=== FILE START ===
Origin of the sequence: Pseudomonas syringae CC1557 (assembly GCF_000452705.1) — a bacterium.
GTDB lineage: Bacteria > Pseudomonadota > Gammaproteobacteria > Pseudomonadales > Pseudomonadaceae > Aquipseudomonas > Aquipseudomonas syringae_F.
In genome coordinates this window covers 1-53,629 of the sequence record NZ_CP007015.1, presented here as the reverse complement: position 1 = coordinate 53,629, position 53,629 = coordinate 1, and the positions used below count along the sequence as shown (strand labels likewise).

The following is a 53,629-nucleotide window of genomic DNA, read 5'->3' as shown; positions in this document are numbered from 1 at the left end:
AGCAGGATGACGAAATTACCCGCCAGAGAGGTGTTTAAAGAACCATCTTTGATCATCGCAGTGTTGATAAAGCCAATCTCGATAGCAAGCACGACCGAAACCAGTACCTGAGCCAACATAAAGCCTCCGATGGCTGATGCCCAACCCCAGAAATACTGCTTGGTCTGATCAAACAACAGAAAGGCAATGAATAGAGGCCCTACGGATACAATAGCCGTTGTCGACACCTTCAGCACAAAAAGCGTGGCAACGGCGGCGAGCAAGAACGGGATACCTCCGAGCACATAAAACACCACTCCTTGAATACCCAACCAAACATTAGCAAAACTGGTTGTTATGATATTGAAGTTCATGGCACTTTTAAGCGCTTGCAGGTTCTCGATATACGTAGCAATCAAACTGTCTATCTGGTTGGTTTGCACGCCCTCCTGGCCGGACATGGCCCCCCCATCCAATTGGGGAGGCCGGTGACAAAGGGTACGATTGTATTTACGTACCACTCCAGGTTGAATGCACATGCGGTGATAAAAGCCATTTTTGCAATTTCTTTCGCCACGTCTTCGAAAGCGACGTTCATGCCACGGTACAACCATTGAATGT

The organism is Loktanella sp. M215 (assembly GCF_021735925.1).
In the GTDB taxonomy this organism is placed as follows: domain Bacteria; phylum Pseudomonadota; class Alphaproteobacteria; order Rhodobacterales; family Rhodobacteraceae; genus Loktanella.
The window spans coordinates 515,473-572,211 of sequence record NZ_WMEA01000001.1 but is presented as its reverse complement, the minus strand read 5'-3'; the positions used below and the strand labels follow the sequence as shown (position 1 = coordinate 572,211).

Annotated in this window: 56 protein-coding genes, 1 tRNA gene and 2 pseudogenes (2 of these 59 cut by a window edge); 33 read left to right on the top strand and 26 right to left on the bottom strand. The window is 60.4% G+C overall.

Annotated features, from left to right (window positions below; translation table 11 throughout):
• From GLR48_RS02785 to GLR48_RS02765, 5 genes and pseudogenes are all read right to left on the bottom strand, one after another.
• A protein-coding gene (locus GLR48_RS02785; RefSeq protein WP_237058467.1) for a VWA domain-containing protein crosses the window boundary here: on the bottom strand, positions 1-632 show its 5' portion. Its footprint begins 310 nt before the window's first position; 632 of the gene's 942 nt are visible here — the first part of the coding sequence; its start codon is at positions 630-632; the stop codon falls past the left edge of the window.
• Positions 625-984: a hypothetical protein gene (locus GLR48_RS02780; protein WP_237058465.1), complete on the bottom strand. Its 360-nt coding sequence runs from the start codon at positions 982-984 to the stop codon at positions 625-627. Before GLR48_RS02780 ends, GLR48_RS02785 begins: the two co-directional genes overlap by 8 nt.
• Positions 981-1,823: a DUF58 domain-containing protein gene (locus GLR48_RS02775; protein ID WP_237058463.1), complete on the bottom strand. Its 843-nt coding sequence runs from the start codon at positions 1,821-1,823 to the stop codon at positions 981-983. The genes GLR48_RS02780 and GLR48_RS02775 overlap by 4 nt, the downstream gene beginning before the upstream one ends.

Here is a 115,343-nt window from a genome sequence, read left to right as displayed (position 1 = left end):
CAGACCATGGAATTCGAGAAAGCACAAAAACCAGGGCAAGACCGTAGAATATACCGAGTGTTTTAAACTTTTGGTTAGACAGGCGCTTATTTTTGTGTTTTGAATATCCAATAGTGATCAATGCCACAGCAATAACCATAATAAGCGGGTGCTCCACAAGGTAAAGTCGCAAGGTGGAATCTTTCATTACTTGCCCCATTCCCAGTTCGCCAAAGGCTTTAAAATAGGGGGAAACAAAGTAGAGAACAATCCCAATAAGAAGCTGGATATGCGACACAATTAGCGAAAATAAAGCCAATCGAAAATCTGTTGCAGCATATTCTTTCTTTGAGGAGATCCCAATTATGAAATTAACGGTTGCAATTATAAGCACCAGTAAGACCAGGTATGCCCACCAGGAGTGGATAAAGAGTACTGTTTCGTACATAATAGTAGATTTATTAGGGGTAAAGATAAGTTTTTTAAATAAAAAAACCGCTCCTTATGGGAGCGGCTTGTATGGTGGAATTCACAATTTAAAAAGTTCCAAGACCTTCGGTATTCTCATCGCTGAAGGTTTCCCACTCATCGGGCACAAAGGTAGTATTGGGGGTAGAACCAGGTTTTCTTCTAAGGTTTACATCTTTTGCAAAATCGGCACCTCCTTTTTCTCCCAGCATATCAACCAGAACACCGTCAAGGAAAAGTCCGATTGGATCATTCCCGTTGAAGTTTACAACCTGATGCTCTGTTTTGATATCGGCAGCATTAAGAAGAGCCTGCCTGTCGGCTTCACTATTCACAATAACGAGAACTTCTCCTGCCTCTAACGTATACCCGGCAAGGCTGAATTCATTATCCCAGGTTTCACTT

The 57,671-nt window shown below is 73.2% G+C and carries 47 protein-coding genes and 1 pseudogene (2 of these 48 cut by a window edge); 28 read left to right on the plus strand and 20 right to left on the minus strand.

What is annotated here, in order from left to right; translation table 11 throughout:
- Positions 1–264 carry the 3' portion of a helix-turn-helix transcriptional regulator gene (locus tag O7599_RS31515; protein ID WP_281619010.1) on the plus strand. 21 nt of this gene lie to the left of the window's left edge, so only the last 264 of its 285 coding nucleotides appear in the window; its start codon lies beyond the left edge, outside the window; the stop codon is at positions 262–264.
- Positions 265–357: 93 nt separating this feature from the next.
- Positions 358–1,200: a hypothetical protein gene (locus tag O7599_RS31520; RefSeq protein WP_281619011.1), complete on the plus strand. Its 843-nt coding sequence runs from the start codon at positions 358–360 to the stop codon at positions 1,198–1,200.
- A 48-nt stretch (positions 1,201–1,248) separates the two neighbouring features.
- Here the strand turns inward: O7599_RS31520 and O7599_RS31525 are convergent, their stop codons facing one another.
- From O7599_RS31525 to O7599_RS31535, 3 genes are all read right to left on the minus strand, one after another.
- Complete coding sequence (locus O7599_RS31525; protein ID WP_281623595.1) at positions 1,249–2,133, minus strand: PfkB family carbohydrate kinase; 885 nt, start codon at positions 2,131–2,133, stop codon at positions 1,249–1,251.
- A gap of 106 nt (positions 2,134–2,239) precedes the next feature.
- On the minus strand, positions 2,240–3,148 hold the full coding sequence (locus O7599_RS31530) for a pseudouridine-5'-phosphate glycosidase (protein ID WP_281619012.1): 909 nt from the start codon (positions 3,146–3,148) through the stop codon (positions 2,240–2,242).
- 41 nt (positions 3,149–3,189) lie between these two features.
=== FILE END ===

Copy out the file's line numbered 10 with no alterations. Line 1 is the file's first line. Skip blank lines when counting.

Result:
Annotated features, from left to right (window positions below; translation table 11 throughout):